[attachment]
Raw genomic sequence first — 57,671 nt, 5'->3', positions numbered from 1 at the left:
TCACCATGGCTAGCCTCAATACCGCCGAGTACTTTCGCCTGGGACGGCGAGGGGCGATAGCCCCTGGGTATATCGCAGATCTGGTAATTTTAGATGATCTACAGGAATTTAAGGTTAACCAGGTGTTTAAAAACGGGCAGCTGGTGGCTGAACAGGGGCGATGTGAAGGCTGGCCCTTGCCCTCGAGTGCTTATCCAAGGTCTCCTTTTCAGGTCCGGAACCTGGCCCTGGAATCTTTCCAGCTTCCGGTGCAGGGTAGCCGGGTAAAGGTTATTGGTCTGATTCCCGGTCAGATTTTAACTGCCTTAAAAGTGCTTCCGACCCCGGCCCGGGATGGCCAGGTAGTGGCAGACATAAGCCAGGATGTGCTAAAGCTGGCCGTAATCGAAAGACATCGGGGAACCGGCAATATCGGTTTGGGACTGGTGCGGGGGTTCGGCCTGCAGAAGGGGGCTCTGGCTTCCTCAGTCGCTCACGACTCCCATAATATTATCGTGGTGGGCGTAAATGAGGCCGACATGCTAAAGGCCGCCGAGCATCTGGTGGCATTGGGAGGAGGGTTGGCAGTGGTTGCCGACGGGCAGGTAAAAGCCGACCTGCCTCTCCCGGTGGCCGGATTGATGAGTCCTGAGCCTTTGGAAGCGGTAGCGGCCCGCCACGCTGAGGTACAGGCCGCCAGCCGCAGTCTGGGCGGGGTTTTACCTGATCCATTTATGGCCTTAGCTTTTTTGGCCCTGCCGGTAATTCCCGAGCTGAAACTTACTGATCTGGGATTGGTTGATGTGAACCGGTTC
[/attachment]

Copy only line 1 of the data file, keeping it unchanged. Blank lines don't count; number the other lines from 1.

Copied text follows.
Raw genomic sequence first — 57,671 nt, 5'->3', positions numbered from 1 at the left: